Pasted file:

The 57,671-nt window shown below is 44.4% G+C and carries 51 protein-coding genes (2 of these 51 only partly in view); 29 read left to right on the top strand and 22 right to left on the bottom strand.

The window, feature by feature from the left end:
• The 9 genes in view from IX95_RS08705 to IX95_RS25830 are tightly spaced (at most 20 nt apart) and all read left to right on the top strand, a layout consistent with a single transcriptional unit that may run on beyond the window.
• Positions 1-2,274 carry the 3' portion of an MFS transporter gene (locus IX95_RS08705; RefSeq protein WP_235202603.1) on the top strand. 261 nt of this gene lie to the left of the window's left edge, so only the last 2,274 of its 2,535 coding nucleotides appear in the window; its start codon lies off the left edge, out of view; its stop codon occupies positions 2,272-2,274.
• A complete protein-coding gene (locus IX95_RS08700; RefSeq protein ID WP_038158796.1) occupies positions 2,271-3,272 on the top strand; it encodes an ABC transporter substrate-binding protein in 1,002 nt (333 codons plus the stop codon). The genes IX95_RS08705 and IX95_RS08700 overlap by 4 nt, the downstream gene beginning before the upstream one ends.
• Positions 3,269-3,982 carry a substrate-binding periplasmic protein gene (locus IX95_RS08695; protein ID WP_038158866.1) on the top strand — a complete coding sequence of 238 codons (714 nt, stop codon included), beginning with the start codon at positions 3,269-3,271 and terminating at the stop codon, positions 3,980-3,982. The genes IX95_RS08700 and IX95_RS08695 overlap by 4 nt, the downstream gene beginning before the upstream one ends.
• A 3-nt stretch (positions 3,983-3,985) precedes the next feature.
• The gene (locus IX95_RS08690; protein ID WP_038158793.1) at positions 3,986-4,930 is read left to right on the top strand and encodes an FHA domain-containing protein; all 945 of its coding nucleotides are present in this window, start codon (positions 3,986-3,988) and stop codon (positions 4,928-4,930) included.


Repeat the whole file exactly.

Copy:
The 57,671-nt window shown below is 44.4% G+C and carries 51 protein-coding genes (2 of these 51 only partly in view); 29 read left to right on the top strand and 22 right to left on the bottom strand.

The window, feature by feature from the left end:
• The 9 genes in view from IX95_RS08705 to IX95_RS25830 are tightly spaced (at most 20 nt apart) and all read left to right on the top strand, a layout consistent with a single transcriptional unit that may run on beyond the window.
• Positions 1-2,274 carry the 3' portion of an MFS transporter gene (locus IX95_RS08705; RefSeq protein WP_235202603.1) on the top strand. 261 nt of this gene lie to the left of the window's left edge, so only the last 2,274 of its 2,535 coding nucleotides appear in the window; its start codon lies off the left edge, out of view; its stop codon occupies positions 2,272-2,274.
• A complete protein-coding gene (locus IX95_RS08700; RefSeq protein ID WP_038158796.1) occupies positions 2,271-3,272 on the top strand; it encodes an ABC transporter substrate-binding protein in 1,002 nt (333 codons plus the stop codon). The genes IX95_RS08705 and IX95_RS08700 overlap by 4 nt, the downstream gene beginning before the upstream one ends.
• Positions 3,269-3,982 carry a substrate-binding periplasmic protein gene (locus IX95_RS08695; protein ID WP_038158866.1) on the top strand — a complete coding sequence of 238 codons (714 nt, stop codon included), beginning with the start codon at positions 3,269-3,271 and terminating at the stop codon, positions 3,980-3,982. The genes IX95_RS08700 and IX95_RS08695 overlap by 4 nt, the downstream gene beginning before the upstream one ends.
• A 3-nt stretch (positions 3,983-3,985) precedes the next feature.
• The gene (locus IX95_RS08690; protein ID WP_038158793.1) at positions 3,986-4,930 is read left to right on the top strand and encodes an FHA domain-containing protein; all 945 of its coding nucleotides are present in this window, start codon (positions 3,986-3,988) and stop codon (positions 4,928-4,930) included.